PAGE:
Lately I’ve been trying to figure out why eating local is so important to Chris and me. Though there are plenty of reasons, I think it comes down to one in particular for us.
It’s not about organic vs. conventional growing methods…
…though the more I learn about that subject the more I lean towards thinking that organic can’t be a bad thing. Whereas with conventional there’s plenty room for debate.
It’s not about nutritional value….
….though I’ve heard and read that foods that you eat as close to being picked at their peak as possible have more nutrients. The longer they sit, the more they lose.
It’s not about taste…
….though eating locally has caused me to say many times ‘That’s the best _____[insert produce name here] I’ve ever eaten!’
It’s not about environmental impact and sustainability…
….though when your food travels less to get to your plate there are less fossil fuels exerted in the process. And if they’re concerned about feeding the locals, they’re probably more concerned with sustainability. Again, that’s never a bad thing.
It’s not any of those things.
It’s about being connected….
….connected to your community through the farmer that farms it. And connected to your food because you know where it’s come from, how it got there and how it turned out like it did before it came to your plate.
Yesterday we had the opportunity to visit the farm where our CSA food comes from. We met Jeff, the farmer who’s responsible for trying to farm enough organic food on his rented land for 249 families and us throughout the summer. We saw the three greenhouses that he’s planted a ton of seeds to transplant into rows on his land. And that he’s taken care of so well that he’s been able to extend the plastic 2 years past the manufacturer’s guarantee, further decreasing his environmental impact and fossil fuel consumption.
We saw the fallow fields that he has in order to make sure he doesn’t work the land too hard. We heard the calculations he’s made on the plastic ground covering being more cost and environmentally efficient than having workers come and weed by hand. We saw the shitake mushroom garage cave with little mushrooms sprouting out from the blocks of wood.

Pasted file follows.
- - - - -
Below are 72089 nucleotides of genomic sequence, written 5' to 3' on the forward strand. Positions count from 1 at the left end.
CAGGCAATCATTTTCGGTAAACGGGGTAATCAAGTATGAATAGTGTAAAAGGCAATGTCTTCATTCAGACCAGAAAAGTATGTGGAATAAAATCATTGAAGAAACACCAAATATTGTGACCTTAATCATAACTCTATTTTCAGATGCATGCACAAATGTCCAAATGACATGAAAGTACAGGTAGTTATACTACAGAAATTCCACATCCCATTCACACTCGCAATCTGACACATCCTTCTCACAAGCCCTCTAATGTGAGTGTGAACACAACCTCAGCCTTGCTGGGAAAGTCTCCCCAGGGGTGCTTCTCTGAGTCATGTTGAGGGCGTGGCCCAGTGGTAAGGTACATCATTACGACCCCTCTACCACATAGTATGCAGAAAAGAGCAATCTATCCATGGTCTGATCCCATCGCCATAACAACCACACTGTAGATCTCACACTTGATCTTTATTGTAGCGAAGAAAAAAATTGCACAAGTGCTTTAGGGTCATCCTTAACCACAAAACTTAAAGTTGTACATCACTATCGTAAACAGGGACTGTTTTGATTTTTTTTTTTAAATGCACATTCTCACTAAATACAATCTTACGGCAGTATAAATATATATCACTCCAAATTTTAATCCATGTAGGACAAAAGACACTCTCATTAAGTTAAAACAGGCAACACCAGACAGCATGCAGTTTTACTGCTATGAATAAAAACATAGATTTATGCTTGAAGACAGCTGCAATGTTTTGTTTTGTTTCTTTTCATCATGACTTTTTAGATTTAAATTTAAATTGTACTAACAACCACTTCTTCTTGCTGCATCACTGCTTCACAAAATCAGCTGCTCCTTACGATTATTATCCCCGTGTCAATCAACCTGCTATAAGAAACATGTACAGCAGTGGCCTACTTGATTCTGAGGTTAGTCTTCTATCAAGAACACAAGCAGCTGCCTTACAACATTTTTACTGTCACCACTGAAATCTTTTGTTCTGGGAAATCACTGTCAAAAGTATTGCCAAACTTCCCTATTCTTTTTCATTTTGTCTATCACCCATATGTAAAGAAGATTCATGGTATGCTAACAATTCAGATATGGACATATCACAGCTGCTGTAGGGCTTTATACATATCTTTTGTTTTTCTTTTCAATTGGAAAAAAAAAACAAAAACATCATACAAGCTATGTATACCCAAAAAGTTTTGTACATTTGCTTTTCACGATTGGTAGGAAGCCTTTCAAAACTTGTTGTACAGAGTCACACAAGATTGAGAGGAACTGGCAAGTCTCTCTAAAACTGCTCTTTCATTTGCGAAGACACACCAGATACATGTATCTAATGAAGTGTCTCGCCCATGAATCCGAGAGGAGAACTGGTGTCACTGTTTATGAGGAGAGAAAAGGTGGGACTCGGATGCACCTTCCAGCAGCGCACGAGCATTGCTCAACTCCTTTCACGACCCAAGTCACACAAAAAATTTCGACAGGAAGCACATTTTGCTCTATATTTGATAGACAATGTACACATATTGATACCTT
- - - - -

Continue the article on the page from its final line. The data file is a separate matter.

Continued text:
I can look at our head of cabbage and I see where it was planted and harvested from, and in part who did the harvesting. I see the fresh garlic we got, and I now know why it tastes so different (in a good way) than what we buy in the store. And why we got the smaller heads of garlic so he could take the larger ones for seed since to buy them is much too expensive.
And I now know the reason some of the crops promised didn’t quite make it due to a ridiculously wet spring. I look at our share and don’t see lettuce for the first time in weeks. But I know that’s because the 4 working dogs that live on the farm were distracted one night by one of them having puppies and they didn’t stop the deer from eating 200 heads of it. Yes, I also saw the puppies and had Jeff’s little girl tell us the whole story. Like I’m going to miss out on seeing puppies?
And I learned the science behind all of it! How he’s working hard to pick only the strongest crops to turn to seed for next year’s plantings. That year after year that he does this the crops get stronger and stronger. How he’s been experimenting with new crops, instead of having to grow the tasteless, inferior ones that are demanded by supermarkets and wholesalers. How he watches his soil levels (this is where the science gets beyond me) to see how the levels in it are changing year to year as he takes better and better care of the land.
So, just how you feel more connected to a meal you’ve worked an hour on to make than you do after sitting down to a meal in a restaurant for an hour. That’s how I feel about our local food these days.
I didn’t do the growing (though I look forward to a garden some day), but I feel more connected to the farmer and his family who are part of the community we live in. And I feel connected to the other 249 families that celebrate the ups of the land with the bounty of summer and who understand the downs of losing heads of lettuce or rows of onions because life and weather happened.
And to us, community is a priority. It is in other parts of our lives, too. Just like eating at local restaurants and shopping at local businesses is. So it makes sense that we’d come around to eating locally too. It’s not 100% all the time, but I do appreciate what we’re able to do right now.